We last spoke to you in 2012, what’s been happening at SLAM since then?
It’s been an exciting time of transformation and record growth. We had a golden opportunity to examine what made us special, how to freshen our approach and future-proof ourselves as an agency. With the continued integration of PR into the marketing department, I focused on evolving the agency offering into a truly integrated consumer communications shop. As a result, we’ve grown to a 35+ strong team of diverse individuals in London that understand the art of creating a movement for a brand with the science to impact sales. This attracted some of the world’s most loved brands to our door including Benefit Cosmetics, Proctor & Gamble, PepsiCo, Diageo & Zippo. Along the way we’ve also helped to create the world’s only global consumer lifestyle boutique agency, by merging with New York based sister PR agency DeVries in 2013 to build offices across Asia, Europe and the US. So, I’m proud to say it’s been a dynamic, somewhat sleep deprived but hugely rewarding three years.
Is managing the agency everything you expected? What challenges have you faced?
Yes, and more. My simple goal, which is to work with great people and do great things together remains the reason I look forward to going to work each day. The main challenge is to find points of reflection in a very fast-paced environment that provide the space to consider what can be learnt from the outside, what needs to evolve and what therefore can be done better, and how. As we continue to grow it is vital to still consider ourselves a product not a process and relook at our ways of working to stay nimble and unencumbered.
Growing and running a PR agency – what’s the secret to attracting the best talent and keeping clients happy while balancing the books?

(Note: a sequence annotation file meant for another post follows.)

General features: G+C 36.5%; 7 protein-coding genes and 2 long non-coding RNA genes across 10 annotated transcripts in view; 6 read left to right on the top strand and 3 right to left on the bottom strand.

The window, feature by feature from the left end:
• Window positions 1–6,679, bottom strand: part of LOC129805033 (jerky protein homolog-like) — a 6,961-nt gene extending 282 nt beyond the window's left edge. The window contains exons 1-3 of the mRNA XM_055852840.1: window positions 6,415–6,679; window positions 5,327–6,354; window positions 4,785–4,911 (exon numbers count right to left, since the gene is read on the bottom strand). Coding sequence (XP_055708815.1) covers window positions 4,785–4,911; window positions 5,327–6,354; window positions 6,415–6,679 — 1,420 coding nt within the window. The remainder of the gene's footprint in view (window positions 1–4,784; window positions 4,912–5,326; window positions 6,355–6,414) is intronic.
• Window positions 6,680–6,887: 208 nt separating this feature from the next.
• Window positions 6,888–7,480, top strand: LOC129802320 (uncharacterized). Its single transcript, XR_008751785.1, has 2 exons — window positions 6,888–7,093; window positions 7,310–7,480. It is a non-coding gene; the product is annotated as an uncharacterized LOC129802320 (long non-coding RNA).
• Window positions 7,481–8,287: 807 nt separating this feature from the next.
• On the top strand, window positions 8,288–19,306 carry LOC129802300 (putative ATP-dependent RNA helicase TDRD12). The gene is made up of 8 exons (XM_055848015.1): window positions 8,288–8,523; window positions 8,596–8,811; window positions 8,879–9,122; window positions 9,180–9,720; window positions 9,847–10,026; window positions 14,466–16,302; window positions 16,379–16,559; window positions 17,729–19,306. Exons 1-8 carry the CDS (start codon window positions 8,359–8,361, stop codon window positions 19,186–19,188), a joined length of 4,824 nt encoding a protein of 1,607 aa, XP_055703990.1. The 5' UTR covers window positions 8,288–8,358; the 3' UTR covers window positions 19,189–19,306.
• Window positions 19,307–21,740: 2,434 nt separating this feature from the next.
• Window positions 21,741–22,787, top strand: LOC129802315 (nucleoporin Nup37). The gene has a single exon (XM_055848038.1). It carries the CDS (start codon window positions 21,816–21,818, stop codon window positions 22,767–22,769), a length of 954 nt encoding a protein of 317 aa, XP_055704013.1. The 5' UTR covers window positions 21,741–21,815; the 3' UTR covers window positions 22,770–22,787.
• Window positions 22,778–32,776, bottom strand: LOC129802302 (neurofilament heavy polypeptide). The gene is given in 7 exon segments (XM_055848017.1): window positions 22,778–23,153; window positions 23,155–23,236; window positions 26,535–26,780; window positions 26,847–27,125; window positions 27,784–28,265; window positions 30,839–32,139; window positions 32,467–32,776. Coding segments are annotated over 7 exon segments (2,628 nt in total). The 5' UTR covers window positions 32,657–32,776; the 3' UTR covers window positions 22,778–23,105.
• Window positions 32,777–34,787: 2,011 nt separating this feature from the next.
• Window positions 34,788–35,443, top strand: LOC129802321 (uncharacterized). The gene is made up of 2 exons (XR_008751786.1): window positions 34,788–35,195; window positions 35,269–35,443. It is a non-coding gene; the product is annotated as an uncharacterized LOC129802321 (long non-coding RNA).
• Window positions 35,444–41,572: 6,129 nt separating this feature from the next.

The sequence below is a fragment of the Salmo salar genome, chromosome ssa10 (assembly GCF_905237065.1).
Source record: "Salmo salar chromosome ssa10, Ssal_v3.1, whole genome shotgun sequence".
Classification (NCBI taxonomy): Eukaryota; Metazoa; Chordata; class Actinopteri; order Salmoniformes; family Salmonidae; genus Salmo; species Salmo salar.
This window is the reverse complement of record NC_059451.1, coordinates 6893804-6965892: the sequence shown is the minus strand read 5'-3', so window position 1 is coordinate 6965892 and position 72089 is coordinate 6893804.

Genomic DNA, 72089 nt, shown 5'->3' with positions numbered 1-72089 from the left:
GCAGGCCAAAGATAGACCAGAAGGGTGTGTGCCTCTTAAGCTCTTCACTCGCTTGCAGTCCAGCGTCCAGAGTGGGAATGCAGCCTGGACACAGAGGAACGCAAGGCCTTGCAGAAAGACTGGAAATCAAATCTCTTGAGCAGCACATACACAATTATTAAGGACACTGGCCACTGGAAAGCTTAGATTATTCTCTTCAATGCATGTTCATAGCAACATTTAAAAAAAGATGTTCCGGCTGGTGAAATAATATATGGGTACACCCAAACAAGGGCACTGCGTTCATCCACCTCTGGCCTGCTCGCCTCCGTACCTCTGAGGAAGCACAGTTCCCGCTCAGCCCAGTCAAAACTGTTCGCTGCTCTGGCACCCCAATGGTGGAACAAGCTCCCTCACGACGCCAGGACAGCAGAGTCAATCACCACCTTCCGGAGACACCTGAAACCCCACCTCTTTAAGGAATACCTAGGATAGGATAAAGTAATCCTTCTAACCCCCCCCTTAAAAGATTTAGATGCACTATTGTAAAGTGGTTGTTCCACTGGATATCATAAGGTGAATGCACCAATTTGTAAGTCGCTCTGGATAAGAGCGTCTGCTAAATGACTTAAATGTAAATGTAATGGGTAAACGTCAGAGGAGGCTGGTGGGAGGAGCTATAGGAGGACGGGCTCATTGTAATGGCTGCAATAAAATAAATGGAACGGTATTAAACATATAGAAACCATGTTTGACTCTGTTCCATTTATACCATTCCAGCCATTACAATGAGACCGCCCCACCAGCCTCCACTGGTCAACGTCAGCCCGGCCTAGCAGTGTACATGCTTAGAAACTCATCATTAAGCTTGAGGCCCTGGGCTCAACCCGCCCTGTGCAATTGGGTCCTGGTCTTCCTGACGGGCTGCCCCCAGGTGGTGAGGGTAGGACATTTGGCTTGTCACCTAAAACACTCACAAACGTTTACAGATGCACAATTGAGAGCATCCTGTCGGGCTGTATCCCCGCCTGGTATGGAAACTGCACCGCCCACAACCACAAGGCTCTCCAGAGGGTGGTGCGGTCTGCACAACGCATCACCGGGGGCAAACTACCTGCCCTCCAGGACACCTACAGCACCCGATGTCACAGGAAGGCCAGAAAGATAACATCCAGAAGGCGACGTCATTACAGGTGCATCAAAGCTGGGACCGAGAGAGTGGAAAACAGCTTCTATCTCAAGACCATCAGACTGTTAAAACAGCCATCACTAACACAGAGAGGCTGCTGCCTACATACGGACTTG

Ensuring a positive culture where individuals are celebrated, talent is nurtured and a team playing attitude exists across every level is critical. We take great pride in our culture and have become well known for being an agency where you can build a career, not just take a job. True business success is about playing people to their strengths and investing in them. This attitude has helped us to attract and facilitate an empowered team who are highly motivated and confident in their roles. This, in turn, delivers high staff retention, which in turn ensures clients experience little change or knowledge attrition, meaning, with knowledgeable people at the helm, accounts run efficiently and therefore profitably.
Are there any reoccurring challenges or themes that relate specifically to the consumer PR industry?
New channels to tell your story through are constantly created, so understanding how people consume content constantly changes as well. It’s vital to stay on top of it to create the right strategy and right targeting to influence the consumer.
Proving PR isn’t fluff. Continuing to push ourselves on how we evaluate what we do is critical to helping educate an understanding of our role. We spend a lot of time working to demonstrate to the powers that be within any business the connection between increasing brand awareness and reputation-building, to impacting sales.